ITS

Solar Eclipse August 2017 – Real-Time Solar Energy Data Reported from Solar Tracker (Paulson Stadium)

Real-Time Solar Energy Data

During the Eclipse on August 21st, 2018

Dr. David Calamas, PhD

Christopher Nutter, RA

Brandon Kimmons, Director, CRTS

 

 

 

      ABOUT THE DATA

  • There are three primary measures of solar irradiance (incident solar energy).
  • A direct component, known as Direct Normal Irradiance (DNI), which is the amount of solar radiation received per unit area by a surface normal to the that arrives on a direct path.
  • A diffuse component, known as Diffuse Horizontal Irradiance (DHI), which is the amount of solar radiation received per unit area by a surface that does not arrive on a direct path (i.e. it has been scattered in the atmosphere and arrives from all directions).
  • A global component, known as Global Horizontal Irradiance (GHI), which is the amount of shortwave solar radiation received per unit area. It includes both DNI and DHI components and is a useful metric for photovoltaic (PV) panel performance.
  • The data was recorded once per minute.
  • The data has been presented for a time period beginning two hours before the start of partial eclipse and ending two hours after the end of partial eclipse.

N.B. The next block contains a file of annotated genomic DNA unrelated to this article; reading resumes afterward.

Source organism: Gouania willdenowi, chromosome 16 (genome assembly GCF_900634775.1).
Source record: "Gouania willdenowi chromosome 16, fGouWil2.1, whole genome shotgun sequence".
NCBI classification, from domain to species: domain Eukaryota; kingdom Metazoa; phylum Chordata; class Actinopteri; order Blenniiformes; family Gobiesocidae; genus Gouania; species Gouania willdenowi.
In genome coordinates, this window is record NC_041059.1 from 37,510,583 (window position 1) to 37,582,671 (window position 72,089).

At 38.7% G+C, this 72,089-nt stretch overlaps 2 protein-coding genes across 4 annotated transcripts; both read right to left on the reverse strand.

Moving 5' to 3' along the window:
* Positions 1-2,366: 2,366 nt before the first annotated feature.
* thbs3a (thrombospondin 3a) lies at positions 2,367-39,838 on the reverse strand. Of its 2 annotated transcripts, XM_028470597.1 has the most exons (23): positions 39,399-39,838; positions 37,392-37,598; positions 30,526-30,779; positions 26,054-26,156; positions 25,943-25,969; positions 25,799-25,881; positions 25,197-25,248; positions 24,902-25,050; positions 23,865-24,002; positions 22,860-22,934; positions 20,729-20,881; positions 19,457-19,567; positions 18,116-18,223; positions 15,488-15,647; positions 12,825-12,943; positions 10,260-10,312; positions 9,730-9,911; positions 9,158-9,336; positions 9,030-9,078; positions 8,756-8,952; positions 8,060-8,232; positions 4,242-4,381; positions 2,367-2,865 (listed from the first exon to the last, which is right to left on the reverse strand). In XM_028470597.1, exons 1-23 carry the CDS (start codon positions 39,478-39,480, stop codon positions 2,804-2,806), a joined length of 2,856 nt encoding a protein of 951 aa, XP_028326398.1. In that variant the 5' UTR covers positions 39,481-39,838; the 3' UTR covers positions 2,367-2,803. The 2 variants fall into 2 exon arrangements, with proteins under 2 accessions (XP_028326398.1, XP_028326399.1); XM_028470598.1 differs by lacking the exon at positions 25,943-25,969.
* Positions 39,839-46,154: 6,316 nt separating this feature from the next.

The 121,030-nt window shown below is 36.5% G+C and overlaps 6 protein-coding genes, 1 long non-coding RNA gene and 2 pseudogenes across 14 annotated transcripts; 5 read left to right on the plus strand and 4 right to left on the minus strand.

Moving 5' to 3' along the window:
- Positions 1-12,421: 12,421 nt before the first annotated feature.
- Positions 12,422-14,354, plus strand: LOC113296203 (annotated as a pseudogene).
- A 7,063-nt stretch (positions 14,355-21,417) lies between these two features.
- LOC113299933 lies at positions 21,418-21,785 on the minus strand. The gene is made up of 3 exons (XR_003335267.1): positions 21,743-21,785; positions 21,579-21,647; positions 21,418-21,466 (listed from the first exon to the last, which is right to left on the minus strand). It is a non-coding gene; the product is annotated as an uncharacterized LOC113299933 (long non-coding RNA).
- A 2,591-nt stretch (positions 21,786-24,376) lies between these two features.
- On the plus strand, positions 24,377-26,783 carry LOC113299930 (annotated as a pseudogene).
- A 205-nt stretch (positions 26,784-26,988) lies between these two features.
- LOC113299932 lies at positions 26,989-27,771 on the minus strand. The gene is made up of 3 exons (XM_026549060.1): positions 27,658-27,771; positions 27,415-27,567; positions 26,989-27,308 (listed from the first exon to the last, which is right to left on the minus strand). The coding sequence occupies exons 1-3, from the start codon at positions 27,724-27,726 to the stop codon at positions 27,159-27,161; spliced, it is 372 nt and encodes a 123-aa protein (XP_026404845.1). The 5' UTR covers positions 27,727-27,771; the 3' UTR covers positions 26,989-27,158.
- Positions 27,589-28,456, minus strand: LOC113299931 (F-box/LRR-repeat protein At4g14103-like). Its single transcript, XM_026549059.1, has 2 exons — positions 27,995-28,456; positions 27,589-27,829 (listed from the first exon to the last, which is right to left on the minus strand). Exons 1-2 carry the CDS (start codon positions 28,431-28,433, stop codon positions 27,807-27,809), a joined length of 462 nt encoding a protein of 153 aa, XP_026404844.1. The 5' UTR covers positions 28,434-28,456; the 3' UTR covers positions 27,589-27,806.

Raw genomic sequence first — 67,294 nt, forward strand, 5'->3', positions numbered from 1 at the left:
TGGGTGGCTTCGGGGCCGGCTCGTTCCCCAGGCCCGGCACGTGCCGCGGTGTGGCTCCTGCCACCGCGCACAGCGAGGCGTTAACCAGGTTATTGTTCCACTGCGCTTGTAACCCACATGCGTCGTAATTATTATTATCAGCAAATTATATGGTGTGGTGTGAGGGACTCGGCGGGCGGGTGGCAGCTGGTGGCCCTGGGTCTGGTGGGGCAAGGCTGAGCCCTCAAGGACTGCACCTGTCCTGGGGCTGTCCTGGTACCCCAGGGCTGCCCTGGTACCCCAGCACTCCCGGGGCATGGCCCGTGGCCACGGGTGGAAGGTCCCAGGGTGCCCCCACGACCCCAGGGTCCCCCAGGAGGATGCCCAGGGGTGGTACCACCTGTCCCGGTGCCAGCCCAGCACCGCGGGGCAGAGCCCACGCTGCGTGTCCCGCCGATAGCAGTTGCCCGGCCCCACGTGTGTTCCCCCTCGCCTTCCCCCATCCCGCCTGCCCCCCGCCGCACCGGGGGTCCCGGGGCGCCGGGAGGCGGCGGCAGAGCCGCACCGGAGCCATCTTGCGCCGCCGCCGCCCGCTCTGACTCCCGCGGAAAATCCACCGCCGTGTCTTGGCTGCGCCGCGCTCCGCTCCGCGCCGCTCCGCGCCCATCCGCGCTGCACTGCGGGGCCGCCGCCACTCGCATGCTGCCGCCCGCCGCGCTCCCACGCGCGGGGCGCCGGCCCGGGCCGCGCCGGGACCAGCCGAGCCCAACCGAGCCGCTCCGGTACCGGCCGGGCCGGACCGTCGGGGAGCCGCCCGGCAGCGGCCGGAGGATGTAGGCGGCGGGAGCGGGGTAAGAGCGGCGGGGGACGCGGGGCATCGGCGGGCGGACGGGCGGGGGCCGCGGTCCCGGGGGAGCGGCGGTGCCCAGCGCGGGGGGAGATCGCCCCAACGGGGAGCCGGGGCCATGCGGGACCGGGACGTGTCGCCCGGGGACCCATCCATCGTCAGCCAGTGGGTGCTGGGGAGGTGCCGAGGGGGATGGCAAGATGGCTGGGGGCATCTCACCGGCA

• Eclipse times from NASA [1]

    

[1] Young, A., 2017, Total Solar Eclipse Interactive Map, NASA, <https://eclipse2017.nasa.gov/sites/default/files/interactive_map/index.html>.

 

(Click the chart to enlarge, back button to return)

 

Support

 

  • During the two weeks leading up to the Eclipse on August 21st 2017, Computational Research and David Calamas of the Mechanical Engineering department the PI of the solar tracker project worked to ready the solar tracker to collect data from the The solar tracker is located at Paulson Stadium mounted on the back side of the press box. Dr. Calamas’ Research Assistant Christopher Nutter worked to ensure the sensors were cleaned and wired correctly for the event, Chris also updated the tracker software that runs on a research virtual machine supported by Computational Research. We also thank Tracy Ham, Nick Scull, and Robert Futch for assisting with access to the stadium press box.

Posted in Uncategorized

Share this:
Computational Research Technical Support • PO Box 8136-01 Statesboro, GA 30460 • (912) 478-5067 • crts@georgiasouthern.edu